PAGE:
Such a good story was it that the National Park Service long held tightly to it ... until the 1960s, when research by park historian Aubrey Haines and Richard Bartlett, an outside historian, raised questions about Mr. Langford's version.
In discussing Yellowstone's Creation Myth in an essay that ran in the George Wright Society forum back in 1998 and which in 2003 led to a book, Myth and History in the Creation of Yellowstone National Park, Lee Whittlesey (Yellowstone's staff historian) and Paul Schullery (an historian who worked many years for the National Park Service in Yellowstone) further debunked the "campfire" scenario, saying it was riddled with too many holes.
We have reviewed the 20 or so first-hand accounts left by members of the Washburn party: a wealth of unpublished diaries and letters, as well as numerous articles and reports shortly after the expedition returned to the settlements. As Aubrey Haines has showed and we confirm, none even mention the conversation or the idea of creating a national park, a term that Langford, many years later, claimed the group used that night.
In his diary, the following morning, Cornelius Hedges himself said only, "Didn't sleep well last night. got thinking of home & business." But in 1904, when Hedges' diary was finally published in an edited version, he added the following critical passage part of a larger footnote:
It was at the first camp after leaving the lower Geyser basin when all were speculating which point in the region we had been through, would become most notable, that I first suggested the uniting all our efforts to get it made a National Park, little dreaming that such a thing were possible.
According to Messieurs Whittlesey and Schullery, "only four party members left diary entries covering that night, and none mentioned any such conversation."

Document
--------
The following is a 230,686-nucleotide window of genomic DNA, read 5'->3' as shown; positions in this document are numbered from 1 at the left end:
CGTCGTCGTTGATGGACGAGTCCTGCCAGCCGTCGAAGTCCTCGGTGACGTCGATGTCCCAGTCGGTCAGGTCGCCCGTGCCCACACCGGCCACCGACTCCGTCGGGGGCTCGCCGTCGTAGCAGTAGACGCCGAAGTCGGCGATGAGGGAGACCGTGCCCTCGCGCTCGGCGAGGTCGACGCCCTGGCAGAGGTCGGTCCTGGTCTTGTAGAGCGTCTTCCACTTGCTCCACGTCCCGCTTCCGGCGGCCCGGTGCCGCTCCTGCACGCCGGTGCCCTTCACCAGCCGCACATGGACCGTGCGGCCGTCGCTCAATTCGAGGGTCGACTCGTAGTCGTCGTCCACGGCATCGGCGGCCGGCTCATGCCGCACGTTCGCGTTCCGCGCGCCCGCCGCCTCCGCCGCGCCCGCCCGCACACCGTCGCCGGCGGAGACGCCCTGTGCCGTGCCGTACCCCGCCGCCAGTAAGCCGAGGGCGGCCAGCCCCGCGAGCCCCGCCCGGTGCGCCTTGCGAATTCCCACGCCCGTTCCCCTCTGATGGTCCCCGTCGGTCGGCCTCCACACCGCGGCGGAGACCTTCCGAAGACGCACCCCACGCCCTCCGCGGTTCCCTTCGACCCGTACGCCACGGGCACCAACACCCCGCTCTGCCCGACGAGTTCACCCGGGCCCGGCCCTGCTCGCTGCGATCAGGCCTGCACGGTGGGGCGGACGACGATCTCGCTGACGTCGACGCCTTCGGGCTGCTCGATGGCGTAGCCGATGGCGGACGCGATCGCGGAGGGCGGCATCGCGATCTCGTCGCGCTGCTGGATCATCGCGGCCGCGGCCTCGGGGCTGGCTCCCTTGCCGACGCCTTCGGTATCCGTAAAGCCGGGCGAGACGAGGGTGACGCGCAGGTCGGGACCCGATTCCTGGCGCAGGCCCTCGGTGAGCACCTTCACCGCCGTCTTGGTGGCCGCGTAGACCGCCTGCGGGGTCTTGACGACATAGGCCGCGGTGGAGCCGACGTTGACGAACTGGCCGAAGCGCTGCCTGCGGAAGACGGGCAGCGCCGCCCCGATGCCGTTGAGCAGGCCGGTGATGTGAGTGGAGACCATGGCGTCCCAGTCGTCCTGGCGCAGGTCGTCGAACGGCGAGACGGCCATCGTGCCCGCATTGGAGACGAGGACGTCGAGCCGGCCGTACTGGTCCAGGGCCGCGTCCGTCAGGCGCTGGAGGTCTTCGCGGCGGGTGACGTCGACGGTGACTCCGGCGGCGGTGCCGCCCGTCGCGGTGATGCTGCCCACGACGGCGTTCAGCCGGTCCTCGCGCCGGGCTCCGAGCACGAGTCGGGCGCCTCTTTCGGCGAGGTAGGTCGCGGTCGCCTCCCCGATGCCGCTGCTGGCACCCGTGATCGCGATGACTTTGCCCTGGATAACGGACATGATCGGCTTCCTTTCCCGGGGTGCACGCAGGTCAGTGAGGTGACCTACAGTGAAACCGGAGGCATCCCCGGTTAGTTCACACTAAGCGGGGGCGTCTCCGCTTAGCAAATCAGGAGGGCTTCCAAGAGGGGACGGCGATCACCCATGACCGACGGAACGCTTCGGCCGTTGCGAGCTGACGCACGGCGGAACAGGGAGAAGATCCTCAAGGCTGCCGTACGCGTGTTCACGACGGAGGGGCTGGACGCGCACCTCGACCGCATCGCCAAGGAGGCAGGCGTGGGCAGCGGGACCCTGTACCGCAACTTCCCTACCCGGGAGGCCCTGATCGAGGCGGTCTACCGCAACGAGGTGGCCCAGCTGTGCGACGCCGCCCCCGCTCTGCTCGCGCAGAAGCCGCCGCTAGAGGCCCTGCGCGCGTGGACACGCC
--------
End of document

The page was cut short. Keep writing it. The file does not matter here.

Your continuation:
Furthermore, they note, "...by June of 1871, members of the Washburn Party had published at least fifteen articles, letters, and extended episodes in newspapers and magazines. None of these publications said a word about this great idea that, according to Langford, filled them with a sense of mission to spread the word about the national park idea. This is hardly the sort of ardent advocacy that Langford would later claim existed among these men as a result of their September 19 campfire conversations."
You can find the rest of Yellowstone's Creation Myth attached below and draw your own conclusion as to whether Mr. Langford and Mr. Hedges came upon the campfire scenario only as an afterthought in, perhaps, a bid to draw personal recognition.
Sure, it's a great story, and one that adds to the lure of Yellowstone. But what's more important is that less than two years after that supposed campfire discussion, on this date in 1872, Yellowstone became the world's first national park. So raise a glass today, or perhaps have a piece of birthday cake in the park's honor. And be glad that there was enough foresight in the 1870s to turn Yellowstone into a national park, and not a jigsaw puzzle of tourist traps.